Get a closer look at the Chompi sampler, one of the most eagerly awaited electronic instruments of 2023

The Chompi sampler set Kickstarter ablaze when it was announced earlier this year, raising in excess of $1 million of funding. The cutesy interface probably helped, as did the impression that this thing is going to be a serious amount of fun.

As we get closer to the release - next month, hopefully - the Chompi team have dropped a new video that gives us a better idea of the instrument’s workflow. This explains that samples can be stored and arranged temporarily in the Chompi Buffer and Looper Buffer sections, and that the Jammi and Cubbi modes enable you to play samples chromatically or as one-shots. In Jammi mode, you have up to seven notes of polyphony, while Cubbi mode enables you to play up 14 different samples at the same time, and each sample can be tweaked individually.

These four operation modes can be switched between using the Shift key, which also enables you to access the buttons’ secondary functions. The white keys can be used to store and load presets, for example, while the black keys switch between banks, set the recording mode, adjust the position of the effects in the signal chain and are used to select the save, copy and erase functions.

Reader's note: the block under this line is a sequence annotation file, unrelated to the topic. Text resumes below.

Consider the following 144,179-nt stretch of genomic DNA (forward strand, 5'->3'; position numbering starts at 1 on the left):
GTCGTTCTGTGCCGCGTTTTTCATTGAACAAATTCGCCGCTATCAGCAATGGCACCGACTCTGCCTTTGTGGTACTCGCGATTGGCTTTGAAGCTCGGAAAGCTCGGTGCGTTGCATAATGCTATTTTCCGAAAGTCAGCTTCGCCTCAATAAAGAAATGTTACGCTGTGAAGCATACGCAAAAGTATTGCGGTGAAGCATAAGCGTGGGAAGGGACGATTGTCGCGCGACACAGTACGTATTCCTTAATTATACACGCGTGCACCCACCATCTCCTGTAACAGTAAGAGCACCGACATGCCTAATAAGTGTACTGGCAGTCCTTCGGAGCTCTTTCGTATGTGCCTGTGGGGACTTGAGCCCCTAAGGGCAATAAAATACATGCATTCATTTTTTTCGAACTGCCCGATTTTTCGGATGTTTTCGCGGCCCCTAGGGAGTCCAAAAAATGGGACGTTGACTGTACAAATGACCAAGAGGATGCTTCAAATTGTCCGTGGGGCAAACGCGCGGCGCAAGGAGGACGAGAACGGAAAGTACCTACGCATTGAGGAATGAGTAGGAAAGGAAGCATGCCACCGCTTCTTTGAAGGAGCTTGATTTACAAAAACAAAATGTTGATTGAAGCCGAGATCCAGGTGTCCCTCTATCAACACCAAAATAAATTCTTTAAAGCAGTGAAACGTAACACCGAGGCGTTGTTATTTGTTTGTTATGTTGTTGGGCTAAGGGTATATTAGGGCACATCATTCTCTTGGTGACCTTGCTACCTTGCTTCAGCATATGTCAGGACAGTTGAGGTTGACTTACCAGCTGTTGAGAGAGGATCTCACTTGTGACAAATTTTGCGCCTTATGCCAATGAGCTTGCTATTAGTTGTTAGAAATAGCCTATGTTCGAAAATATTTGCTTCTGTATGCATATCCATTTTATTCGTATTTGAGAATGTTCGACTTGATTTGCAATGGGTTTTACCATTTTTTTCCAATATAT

Chompi doesn’t have a screen, which could potentially make accessing all of these features (and more) a little confusing, but as the demo shows, a clever combination of interface labelling and flashing lights helps to ensure that the workflow isn’t too complicated. And if you get stuck, the quick start manual is printed on Chompi’s underside (this panel can be reversed to look less noobish once you’ve got the hang of things).

If you like the look of Chompi but missed the Kickstarter campaign, you can sign up to get on the waitlist for the next batch of units via the Chompi website. The regular price will be $599, or $699 for the limited edition pink version (assuming more of those go into production).

Chompi sampler

(Image credit: Chompi)
Ben Rogerson
Deputy Editor

I’m the Deputy Editor of MusicRadar, having worked on the site since its launch in 2007. I previously spent eight years working on our sister magazine, Computer Music. I’ve been playing the piano, gigging in bands and failing to finish tracks at home for more than 30 years, 24 of which I’ve also spent writing about music and the ever-changing technology used to make it. 

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